In this case we have represented the composition relationship as a member variable. We could also have used a pointer so long as the destructor of Circle deleted the pointer. Inheritance The inheritance relationship in UML is depicted by a peculiar triangular arrowhead. This arrowhead, that looks rather like a slice of pizza, points to the base class. One or more lines proceed from the base of the arrowhead connecting it to the derived classes. Figure 4 shows the form of the inheritance relationship. In this diagram we see that Circle and Square both derive from Shape. Note that the name of class Shape is shown in italics. This indicates that Shape is an abstract class. Note also that the operations, Draw() and Erase() are also shown in italics. This indicates that they are pure virtual.

Figure 4: Inheritance

Shape
{abstract}

Draw() Erase()

Circle

Square

Italics are not always very easy to see. Therefore, as shown in Figure 4, an abstract class can also be marked with the {abstract} property. What’s more, though it is not a standard part of UML, I will often write Draw()=0 in the operations compartment to denote a pure virtual function. Aggregation / Association The weak form of aggregation is denoted with an open diamond. This relationship denotes that the aggregate class (the class with the white diamond touching it) is in some way the “whole”, and the other class in the relationship is somehow “part” of that whole. Figure 5: Aggregation

Window

*
itsShapes

Shape
{abstrac

Figure 5 shows an aggregation relationship. In this case, the Window class contains many Shape instances. In UML the ends of a relationship are referred to as its “roles”. Notice that the role at the Shape end of the aggregation is marked with a “*”. This indicates that the Window contains many Shape instances. Notice also that the role has been named. This is the name that Window knows its Shape instances by. i.e. it is the name of the instance variable within Window that holds all the Shapes.

Listing 2 shows how Figure 5 might be implemented in C++ Listing 2: Window contains Shapes class Window
{ public: //... private: vector<Shape*> itsShapes; };

There are other forms of containment that do not have whole / part implications. For example, Each Window refers back to its parent Frame. This is not aggregation since it is not reasonable to consider a parent Frame to be part of a child Window. We use the association relationship to depict this. Figure 6: Associations

itsParent

Frame

Window

Figure 6 shows how we draw an association. An association is nothing but a line drawn between the participating classes. In Figure 6 the association has an arrowhead to denote that Frame does not know anything about Window. Once again note the name on the role. This relationship will almost certainly be implemented with a pointer of some kind. What is the difference between an aggregation and an association? The difference is one of implication. Aggregation denotes whole/part relationships whereas associations do not. However, there is not likely to be much difference in the way that the two relationships are implemented. That is, it would be very difficult to look at the code and determine whether a particular relationship ought to be aggregation or association. For this reason, it is pretty safe to ignore the aggregation relationship altogether. As the amigos said in the UML 0.8 document: “...if you don’t understand [aggregation] don’t use it.” Aggregation and Association both correspond to the Has-by-reference relationship from the Booch-94 notation.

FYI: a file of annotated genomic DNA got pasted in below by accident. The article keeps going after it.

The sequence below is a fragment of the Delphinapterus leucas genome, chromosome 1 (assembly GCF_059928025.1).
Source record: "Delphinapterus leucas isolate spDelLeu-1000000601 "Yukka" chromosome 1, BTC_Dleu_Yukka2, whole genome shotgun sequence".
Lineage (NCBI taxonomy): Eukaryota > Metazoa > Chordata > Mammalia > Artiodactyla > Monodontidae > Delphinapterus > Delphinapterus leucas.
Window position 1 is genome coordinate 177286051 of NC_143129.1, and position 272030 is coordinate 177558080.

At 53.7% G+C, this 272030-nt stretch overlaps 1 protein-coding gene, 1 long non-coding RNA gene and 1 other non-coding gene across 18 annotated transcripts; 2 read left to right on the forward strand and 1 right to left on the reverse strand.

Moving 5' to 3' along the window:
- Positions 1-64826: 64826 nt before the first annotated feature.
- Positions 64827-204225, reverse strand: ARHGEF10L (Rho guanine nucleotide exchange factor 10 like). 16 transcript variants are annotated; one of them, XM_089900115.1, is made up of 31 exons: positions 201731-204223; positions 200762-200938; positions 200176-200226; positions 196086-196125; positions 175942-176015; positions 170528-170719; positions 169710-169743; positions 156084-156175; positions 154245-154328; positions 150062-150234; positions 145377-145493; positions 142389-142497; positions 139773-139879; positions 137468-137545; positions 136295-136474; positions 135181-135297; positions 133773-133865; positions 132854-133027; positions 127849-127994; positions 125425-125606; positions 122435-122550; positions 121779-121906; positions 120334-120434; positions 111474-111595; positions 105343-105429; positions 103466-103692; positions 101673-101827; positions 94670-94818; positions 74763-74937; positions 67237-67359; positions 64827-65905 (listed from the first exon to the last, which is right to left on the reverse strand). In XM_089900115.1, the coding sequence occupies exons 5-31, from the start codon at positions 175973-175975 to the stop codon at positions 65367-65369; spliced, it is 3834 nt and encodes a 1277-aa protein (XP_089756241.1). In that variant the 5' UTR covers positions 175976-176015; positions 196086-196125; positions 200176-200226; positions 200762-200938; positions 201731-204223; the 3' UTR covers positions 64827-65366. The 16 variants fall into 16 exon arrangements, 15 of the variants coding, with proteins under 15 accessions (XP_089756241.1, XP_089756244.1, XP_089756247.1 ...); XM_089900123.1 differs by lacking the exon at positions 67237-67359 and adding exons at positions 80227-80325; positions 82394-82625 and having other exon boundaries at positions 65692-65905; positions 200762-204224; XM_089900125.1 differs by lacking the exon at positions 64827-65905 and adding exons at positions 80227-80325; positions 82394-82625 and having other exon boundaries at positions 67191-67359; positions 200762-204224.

Dependency Sometimes the relationship between a two classes is very weak. They are not implemented with member variables at all. Rather they might be implemented as member function arguments. Consider, for example, the Draw function of the Shape class. Suppose that this function takes an argument of type DrawingContext. Figure 7: Dependency

Window

*

Shape

itsShapes Draw(DrawingContext&)

itsContext

DrawingContext

Figure 7 shows a dashed arrow between the Shape class and the DrawingContext class. This is the dependency relationship. In Booch94 this was called a ‘using’ relationship. This relationship simply means that Shape somehow depends upon DrawingContext. In C++ this almost always results in a #include. Interfaces There are classes that have nothing but pure virtual functions. In Java such entities are not classes at all; they are a special language element called an interface. UML has followed the Java example and has created some special syntactic elements for such entities. The primary icon for an interface is just like a class except that it has a special denotation called a stereotype. Figure 8 shows this icon. Note the «type» string at the top of the class. The two surrounding characters “«»” are called guillemets (pronounced Gee-may). A word or phrase surrounded by guillemets is called a “stereotype”. Stereotypes are one of the mechanisms that can be used to extend UML. When a stereotype is used above the name of a class it indicates that this class is a special kind of class that conforms to a rather rigid specification. The «type» stereotype indicates that the class is an interface. This means that it has no member variables, and that all of its member functions are pure virtual. UML supplies a shortcut for «type» classes. Figure 9 shows how the “lollypop” notation can be used to represent an interface. Notice that the dependency between Shape and DrawingContext is shown as usual. The class WindowsDC is derived from, or conforms to, the Drawingcontext interface. This is a shorthand notation for an inheritance relationship between

Figure 8: Type class
«type»

DrawingContext
SetPoint(int,int,bool) ClearScreen() GetVerticalSize():int GetHorizontalSize():in t

WindowsDC and DrawingContext. Figure 9: Interface Lollypop

Shape DrawingContext

WindowsDC

Conclusion
In this article we have explored a few of the notational elements that UML supplies for static software design. In future columns we will expand upon this notation by showing how to use it for solving some real software problems. We will also examine UML’s contingent of tools for modeling dynamic design.